30 10 2008

I was inspired by a website I saw last week and decided to carve a pumpkin.

The site is run by Ray Villafane, an artist who sculpts toys and collectibles. He also carves pumpkins, but not the normal way. It’s a little more like sculpting rather than traditional pumpkin carving. You can see his absolutely amazing pumpkins at www.villafanestudios.com/pumpkins.htm. He has a tutorial, so I picked up some supplies and a pumpkin on my way home from work today and decided to give it a shot.

Now, keep in mind that Ray’s a professional and I, on the other hand, haven’t sculpted anything since 8th grade. But I was reasonably happy with my first endeavor tonight.

First, I blocked out the deep areas, mostly the eye sockets and around the nose.

I contemplated sketching a face to see how I wanted it to look, but then I decided to let the natural shape of the pumpkin dictate that instead. I honestly didn’t know whether it would be happy, sad, or angry, or whether it would have teeth or be smiling or what. I just started working and let the pumpkin decide what it wanted to look like. He ended up with a big upper lip and sort of a wry grin.

Next, I started to bring more definition to the eyes, nose and lips.

And then, about four hours after I started, he was finished. Again, not amazing by any standards, but cool enough that I will definitely have to give this a try again. Here’s the final product:

I thin he’s fun. I’ll take him to work to decorate the break room table tomorrow. I have no idea how a pumpkin carved like this holds up as far as decomposition goes. If it lasts the day, I’ll take it to Granny and Grandad’s house tomorrow night.

For those of you wondering, I used some simple clay sculpting tools I picked up at the local art supply store. I didn’t have a ribbon loop as suggested by Villafane, so I used a plain old vegetable peeler to prepare the surface area, and then I used the tool fourth from the left (the tiny, triangular one) in the photo below to do about 90% of the rest.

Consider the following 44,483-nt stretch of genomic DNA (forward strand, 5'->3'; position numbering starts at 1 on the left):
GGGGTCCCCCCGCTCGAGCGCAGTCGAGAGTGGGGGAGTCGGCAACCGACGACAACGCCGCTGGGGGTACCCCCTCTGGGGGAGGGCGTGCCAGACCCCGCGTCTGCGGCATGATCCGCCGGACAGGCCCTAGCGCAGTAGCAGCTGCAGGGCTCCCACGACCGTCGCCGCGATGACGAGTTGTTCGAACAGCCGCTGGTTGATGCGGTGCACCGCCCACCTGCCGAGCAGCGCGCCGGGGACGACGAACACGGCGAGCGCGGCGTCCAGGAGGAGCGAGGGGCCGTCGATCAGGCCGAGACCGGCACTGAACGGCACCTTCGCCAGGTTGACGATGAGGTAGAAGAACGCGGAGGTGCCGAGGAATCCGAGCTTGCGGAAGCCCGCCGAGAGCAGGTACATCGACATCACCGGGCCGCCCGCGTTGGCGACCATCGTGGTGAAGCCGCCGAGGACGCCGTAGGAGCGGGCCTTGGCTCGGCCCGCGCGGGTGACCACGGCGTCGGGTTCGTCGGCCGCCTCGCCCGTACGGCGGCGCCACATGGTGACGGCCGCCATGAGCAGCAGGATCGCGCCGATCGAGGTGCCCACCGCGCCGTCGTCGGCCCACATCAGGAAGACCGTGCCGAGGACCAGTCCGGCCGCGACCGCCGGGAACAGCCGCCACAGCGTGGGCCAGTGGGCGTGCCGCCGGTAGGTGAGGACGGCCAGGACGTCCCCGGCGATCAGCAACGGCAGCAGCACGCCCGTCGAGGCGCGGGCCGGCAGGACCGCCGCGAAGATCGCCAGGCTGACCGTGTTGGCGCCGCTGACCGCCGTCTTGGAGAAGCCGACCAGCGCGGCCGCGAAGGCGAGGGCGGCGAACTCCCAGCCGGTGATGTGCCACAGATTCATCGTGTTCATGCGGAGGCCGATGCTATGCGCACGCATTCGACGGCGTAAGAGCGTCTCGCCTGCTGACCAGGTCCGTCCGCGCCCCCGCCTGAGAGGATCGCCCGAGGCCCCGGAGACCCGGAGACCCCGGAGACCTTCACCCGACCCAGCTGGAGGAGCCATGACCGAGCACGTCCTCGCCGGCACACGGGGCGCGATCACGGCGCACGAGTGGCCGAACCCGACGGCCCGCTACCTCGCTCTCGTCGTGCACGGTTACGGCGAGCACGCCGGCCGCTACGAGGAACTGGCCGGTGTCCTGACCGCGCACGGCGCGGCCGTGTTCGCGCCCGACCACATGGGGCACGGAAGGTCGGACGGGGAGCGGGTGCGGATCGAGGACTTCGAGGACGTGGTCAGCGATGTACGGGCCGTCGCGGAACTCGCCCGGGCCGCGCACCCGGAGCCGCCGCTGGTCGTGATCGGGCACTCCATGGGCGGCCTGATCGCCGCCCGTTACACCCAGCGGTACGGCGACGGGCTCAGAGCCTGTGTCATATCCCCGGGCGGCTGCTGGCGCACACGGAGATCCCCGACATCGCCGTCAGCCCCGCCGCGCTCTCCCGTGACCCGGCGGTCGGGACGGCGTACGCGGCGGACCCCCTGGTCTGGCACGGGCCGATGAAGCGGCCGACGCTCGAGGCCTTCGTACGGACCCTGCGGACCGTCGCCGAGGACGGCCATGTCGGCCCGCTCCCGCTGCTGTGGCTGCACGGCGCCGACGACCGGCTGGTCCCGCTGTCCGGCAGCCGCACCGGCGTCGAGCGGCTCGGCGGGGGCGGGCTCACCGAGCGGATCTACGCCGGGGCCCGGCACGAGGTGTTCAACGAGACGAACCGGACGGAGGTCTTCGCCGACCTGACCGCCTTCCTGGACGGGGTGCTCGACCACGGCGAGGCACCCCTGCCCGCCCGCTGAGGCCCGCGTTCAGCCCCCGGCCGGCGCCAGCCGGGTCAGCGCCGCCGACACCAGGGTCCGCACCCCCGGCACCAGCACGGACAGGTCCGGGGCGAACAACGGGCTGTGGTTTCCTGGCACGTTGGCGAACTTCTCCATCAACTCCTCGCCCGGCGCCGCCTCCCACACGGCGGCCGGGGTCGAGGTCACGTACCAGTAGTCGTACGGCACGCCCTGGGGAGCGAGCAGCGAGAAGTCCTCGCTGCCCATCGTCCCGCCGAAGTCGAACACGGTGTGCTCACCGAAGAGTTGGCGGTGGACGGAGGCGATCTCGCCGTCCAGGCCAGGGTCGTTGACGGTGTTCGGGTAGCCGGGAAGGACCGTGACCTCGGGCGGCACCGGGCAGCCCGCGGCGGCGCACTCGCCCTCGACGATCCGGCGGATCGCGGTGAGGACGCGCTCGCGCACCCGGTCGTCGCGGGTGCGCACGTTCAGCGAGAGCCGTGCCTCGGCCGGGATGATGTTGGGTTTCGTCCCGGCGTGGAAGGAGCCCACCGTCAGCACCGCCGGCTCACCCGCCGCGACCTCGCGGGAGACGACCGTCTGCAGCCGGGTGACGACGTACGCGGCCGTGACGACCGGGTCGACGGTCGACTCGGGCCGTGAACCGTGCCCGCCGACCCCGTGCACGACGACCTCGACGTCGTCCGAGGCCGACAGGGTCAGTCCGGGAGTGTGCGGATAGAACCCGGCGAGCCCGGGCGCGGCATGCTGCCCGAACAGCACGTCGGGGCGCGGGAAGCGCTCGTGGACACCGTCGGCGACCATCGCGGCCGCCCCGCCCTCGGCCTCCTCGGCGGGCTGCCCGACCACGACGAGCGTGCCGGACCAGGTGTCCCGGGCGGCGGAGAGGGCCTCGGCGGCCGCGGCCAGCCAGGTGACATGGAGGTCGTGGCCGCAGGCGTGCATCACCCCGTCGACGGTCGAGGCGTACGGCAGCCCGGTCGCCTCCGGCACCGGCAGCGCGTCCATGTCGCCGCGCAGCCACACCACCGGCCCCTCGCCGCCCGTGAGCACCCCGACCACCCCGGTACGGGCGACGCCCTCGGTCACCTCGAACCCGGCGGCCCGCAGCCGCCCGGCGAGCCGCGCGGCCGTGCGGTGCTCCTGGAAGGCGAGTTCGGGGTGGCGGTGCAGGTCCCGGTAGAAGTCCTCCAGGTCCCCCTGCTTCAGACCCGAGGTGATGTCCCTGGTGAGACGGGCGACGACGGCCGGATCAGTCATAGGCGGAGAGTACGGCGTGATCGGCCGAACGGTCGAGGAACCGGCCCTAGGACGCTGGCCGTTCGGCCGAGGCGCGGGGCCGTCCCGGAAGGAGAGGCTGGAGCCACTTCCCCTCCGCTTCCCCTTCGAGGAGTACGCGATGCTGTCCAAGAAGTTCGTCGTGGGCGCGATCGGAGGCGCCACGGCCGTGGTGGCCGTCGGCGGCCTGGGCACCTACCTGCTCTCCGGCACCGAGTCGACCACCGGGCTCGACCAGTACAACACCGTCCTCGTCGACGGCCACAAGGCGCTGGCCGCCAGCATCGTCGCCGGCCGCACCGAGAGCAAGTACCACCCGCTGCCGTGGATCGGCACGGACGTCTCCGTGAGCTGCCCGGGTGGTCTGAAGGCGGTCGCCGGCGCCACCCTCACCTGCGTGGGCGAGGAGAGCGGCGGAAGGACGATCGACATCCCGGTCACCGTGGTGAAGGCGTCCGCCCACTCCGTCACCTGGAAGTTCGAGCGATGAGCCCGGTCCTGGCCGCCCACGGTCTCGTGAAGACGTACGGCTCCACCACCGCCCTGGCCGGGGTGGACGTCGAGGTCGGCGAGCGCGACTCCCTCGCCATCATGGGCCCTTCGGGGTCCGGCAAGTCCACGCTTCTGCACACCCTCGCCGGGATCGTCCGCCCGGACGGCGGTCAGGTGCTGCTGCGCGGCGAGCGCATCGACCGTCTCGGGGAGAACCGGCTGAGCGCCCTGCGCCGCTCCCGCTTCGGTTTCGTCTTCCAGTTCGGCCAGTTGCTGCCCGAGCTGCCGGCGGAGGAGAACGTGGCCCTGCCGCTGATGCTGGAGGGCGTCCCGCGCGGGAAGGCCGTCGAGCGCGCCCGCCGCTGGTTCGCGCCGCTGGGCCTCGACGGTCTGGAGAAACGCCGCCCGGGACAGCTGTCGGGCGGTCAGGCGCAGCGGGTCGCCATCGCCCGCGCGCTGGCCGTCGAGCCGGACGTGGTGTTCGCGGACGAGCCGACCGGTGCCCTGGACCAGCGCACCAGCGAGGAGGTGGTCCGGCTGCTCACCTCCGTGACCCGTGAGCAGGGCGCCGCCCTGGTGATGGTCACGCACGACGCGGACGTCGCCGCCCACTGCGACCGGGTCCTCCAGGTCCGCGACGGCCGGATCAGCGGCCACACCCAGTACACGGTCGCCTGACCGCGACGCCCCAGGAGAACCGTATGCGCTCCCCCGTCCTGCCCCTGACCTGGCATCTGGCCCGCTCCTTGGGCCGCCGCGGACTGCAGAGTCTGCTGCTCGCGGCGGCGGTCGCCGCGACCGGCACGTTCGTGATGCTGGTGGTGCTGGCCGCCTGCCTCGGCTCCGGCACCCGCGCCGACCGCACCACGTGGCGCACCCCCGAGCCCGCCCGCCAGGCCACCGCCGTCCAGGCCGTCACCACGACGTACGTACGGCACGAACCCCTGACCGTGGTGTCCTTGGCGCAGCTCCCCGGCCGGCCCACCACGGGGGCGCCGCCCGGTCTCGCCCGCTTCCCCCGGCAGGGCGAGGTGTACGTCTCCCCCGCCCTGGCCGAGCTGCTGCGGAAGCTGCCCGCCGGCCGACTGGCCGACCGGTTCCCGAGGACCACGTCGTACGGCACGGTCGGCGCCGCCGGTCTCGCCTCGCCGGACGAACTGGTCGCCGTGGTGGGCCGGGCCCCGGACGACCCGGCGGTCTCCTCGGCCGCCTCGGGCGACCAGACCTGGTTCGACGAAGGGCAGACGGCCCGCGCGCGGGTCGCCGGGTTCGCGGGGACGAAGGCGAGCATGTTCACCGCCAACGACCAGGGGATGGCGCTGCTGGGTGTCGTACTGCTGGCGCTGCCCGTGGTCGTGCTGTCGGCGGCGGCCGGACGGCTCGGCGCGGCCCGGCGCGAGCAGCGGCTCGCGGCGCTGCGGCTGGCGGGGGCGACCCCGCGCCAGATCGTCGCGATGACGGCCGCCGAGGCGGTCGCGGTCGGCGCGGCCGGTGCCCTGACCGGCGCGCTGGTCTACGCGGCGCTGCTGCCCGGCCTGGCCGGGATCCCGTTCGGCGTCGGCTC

So there you have it. I will probably carve a much simpler pumpkin the regular way with the kids when they get home from school, but I hope you’ll all enjoy this one.

Happy Halloween!




8 responses

31 10 2008
penne pasta

My first thought: Grandad’s been eating too many carrots, again.
My second thought: Rob of Gallup has too much time on his hands.
My third thought: Yowza! Your talent’s being wasted on pumpkins!

31 10 2008
Edie C.

Very cool, Rob. Great job!

31 10 2008

That’s fantastic! And not all of us could even come close to accomplishing anything like that even if we did give it our best shot. I heard that you should spray a solution of bleach and water (1part bleach to 3 parts water) on it and then dry it thoroughly. Bring it in overnight, and it’s supposed to last a while, I think.

31 10 2008

Great job if you hurry Hosteen can make a mold and you can cast it in bronze!

31 10 2008

Rob, we are absolutely amazed at your talent as a sculptor ! Pennepasta has the right idea – you must work on another medium that will last a little longer. Good for Karla to suggest how you can preserve this one to make it to our house on Halloween. And, John, with the best idea of all – cast it in bronze !!!! What fun – Happy Halloween All !

31 10 2008

Wow, that is pretty darn cool!

31 10 2008
Emily Straw

This so cool! It reminds me a little bit of the faces on The Labyrinth that tell them to go back… 🙂

31 10 2008

Now – if you’d emptied him out (and put a hole or two in the back of his head) and stuck a candle in him – the effect would be really cool! I like ‘im.

Leave a Reply

Fill in your details below or click an icon to log in:

WordPress.com Logo

You are commenting using your WordPress.com account. Log Out /  Change )

Google+ photo

You are commenting using your Google+ account. Log Out /  Change )

Twitter picture

You are commenting using your Twitter account. Log Out /  Change )

Facebook photo

You are commenting using your Facebook account. Log Out /  Change )


Connecting to %s

%d bloggers like this: